Stop ciggie litter
New research by Green Flag breakdown service company shows 29 million cigarette butts are thrown from cars each year!
Campaign to Protect Rural England nationally is renewing calls to make it easier to fine people for littering from cars. Currently effective action to tackle this problem outside London is hampered by inadequate legislation.
The research showed nine million drivers (18 percent) threw litter from their cars in 2011. Over 29 million cigarette butts, 17.4 million food items and 5.2 million tissues have also been thrown from car windows by inconsiderate drivers who seem to have little regard for the appearance of our towns and countryside.
Bill Bryson, CPRE President, says: “Litter is becoming the default condition of the British roadside. Often these days you feel as if you are driving through a kind of large, informal linear tip. Surely we are entitled to expect better. A clean and lovely countryside shouldn’t be a surprise. It should be a right.”
This research shows that some people are shockingly irresponsible in their behaviour, and believe that it is ok to jettison litter from their cars because they can’t wait for a bin, or because they don’t like their cars to be cluttered. We believe that it is time to toughen sanctions against drivers who allow litter to be thrown from their cars by making sure they face a fine when it happens.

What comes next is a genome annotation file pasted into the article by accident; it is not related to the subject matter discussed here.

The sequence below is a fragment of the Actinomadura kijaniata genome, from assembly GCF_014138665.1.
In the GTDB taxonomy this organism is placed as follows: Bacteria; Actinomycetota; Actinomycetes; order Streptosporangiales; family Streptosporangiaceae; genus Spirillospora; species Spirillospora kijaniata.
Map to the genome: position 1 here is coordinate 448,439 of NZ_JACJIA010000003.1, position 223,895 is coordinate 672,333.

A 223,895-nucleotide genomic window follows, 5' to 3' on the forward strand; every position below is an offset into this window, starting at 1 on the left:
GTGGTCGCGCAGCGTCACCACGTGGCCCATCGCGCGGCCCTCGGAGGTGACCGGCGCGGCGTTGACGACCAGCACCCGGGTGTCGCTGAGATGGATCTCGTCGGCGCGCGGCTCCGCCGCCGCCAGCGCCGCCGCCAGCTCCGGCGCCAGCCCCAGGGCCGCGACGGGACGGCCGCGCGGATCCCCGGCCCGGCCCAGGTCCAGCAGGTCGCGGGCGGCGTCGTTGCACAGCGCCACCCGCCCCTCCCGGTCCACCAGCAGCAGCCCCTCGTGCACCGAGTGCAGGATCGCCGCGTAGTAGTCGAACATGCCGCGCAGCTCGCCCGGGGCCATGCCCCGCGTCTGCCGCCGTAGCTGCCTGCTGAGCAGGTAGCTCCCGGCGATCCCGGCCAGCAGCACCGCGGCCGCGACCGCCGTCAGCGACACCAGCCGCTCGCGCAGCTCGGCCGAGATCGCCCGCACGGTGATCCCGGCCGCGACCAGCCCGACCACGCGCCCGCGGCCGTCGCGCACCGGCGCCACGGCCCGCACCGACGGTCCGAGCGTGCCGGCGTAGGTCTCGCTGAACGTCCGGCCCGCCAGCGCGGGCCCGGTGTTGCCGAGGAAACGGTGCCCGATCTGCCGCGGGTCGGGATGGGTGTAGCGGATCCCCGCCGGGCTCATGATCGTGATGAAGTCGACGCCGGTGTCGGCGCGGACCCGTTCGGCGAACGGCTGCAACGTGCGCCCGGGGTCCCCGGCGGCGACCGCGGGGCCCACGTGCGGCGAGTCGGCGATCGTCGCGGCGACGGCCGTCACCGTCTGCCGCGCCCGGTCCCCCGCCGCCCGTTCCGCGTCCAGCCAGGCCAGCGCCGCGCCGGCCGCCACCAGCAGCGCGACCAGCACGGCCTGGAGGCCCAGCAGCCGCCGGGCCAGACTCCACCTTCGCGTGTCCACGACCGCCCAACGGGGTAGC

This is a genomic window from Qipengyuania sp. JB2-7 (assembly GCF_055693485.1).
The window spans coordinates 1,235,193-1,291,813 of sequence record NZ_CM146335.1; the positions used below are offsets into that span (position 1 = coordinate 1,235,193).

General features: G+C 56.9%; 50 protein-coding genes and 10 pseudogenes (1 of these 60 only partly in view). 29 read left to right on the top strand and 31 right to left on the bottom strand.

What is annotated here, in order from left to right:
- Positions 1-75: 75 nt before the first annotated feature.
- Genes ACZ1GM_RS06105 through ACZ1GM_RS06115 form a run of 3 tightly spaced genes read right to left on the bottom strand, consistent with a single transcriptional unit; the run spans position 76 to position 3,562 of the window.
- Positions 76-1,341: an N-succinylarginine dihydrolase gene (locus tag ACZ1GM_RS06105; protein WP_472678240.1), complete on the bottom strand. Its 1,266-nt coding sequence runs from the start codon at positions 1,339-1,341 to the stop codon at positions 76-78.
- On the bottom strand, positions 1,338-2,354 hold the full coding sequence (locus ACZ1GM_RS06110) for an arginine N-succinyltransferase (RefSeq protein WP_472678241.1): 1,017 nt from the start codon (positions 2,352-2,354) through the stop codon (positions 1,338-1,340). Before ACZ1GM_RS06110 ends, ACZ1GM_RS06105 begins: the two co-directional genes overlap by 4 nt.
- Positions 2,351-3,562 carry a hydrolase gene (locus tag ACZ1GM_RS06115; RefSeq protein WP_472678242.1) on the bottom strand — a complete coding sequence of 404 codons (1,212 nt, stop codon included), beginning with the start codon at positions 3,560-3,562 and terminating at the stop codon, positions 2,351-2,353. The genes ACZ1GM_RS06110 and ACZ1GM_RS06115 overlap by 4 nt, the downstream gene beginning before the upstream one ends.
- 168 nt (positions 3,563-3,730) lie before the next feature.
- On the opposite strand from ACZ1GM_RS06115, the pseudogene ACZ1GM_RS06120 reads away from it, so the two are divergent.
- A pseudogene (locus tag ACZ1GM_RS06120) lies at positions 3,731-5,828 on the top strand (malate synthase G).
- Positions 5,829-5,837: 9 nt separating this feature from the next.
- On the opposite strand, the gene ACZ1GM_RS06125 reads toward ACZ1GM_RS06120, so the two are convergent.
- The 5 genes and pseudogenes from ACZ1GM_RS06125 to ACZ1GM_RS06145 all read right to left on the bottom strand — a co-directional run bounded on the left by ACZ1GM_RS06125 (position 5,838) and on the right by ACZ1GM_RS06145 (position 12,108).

Clearing up litter currently costs councils in England £863 million a year. But this figure doesn’t include the cost of cleaning Highways Agency roads (Motorways and many A roads) and land along railways, or the cost of clearing fly-tipping on public or private land. It is safe to assume that the actual figure for clearing up litter in England is over £1 billion annually.
Existing laws allows councils to fine people up to £80 if they can be shown to have thrown litter from a car. In practice however, councils find it very difficult to use this power as it is often impossible to prove who within the car was responsible for throwing the litter.
CPRE is campaigning for a simple amendment to the existing law which would allow councils to issue fines to the registered owner of the vehicle, who would then be responsible for paying the fine unless they nominated another person to pay it.
This is a fairly standard legal procedure which currently applies for speeding fines, seat belt offences, parking infringements and fly-tipping.
The London Local Authorities Act, which comes into force later this month, will introduce a similar change in London. We want to see all councils in England - including South Yorkshire - have the effective powers they need to fine those who litter from vehicles.